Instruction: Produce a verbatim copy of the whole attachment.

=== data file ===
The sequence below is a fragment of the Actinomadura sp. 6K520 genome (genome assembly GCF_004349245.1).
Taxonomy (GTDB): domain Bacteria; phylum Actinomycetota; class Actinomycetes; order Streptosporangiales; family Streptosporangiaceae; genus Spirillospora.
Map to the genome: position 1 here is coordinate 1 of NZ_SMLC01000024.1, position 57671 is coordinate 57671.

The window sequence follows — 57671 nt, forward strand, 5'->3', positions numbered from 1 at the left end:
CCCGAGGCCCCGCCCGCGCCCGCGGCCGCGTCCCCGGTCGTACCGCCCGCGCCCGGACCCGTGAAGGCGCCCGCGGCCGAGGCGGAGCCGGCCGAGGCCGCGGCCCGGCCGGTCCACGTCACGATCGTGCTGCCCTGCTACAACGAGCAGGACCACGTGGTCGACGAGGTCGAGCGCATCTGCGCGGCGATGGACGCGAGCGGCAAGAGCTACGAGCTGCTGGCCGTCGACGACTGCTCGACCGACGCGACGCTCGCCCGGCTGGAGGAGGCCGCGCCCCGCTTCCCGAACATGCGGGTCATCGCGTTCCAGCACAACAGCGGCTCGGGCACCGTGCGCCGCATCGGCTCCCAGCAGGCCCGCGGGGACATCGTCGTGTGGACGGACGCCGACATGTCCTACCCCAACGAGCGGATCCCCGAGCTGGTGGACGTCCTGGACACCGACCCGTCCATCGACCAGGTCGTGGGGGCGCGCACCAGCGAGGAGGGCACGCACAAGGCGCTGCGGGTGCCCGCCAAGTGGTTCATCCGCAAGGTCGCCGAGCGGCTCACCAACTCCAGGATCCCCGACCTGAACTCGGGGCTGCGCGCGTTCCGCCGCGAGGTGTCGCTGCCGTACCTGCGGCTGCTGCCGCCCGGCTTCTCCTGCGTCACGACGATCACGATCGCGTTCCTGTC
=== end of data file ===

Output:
The sequence below is a fragment of the Actinomadura sp. 6K520 genome (genome assembly GCF_004349245.1).
Taxonomy (GTDB): domain Bacteria; phylum Actinomycetota; class Actinomycetes; order Streptosporangiales; family Streptosporangiaceae; genus Spirillospora.
Map to the genome: position 1 here is coordinate 1 of NZ_SMLC01000024.1, position 57671 is coordinate 57671.

The window sequence follows — 57671 nt, forward strand, 5'->3', positions numbered from 1 at the left end:
CCCGAGGCCCCGCCCGCGCCCGCGGCCGCGTCCCCGGTCGTACCGCCCGCGCCCGGACCCGTGAAGGCGCCCGCGGCCGAGGCGGAGCCGGCCGAGGCCGCGGCCCGGCCGGTCCACGTCACGATCGTGCTGCCCTGCTACAACGAGCAGGACCACGTGGTCGACGAGGTCGAGCGCATCTGCGCGGCGATGGACGCGAGCGGCAAGAGCTACGAGCTGCTGGCCGTCGACGACTGCTCGACCGACGCGACGCTCGCCCGGCTGGAGGAGGCCGCGCCCCGCTTCCCGAACATGCGGGTCATCGCGTTCCAGCACAACAGCGGCTCGGGCACCGTGCGCCGCATCGGCTCCCAGCAGGCCCGCGGGGACATCGTCGTGTGGACGGACGCCGACATGTCCTACCCCAACGAGCGGATCCCCGAGCTGGTGGACGTCCTGGACACCGACCCGTCCATCGACCAGGTCGTGGGGGCGCGCACCAGCGAGGAGGGCACGCACAAGGCGCTGCGGGTGCCCGCCAAGTGGTTCATCCGCAAGGTCGCCGAGCGGCTCACCAACTCCAGGATCCCCGACCTGAACTCGGGGCTGCGCGCGTTCCGCCGCGAGGTGTCGCTGCCGTACCTGCGGCTGCTGCCGCCCGGCTTCTCCTGCGTCACGACGATCACGATCGCGTTCCTGTC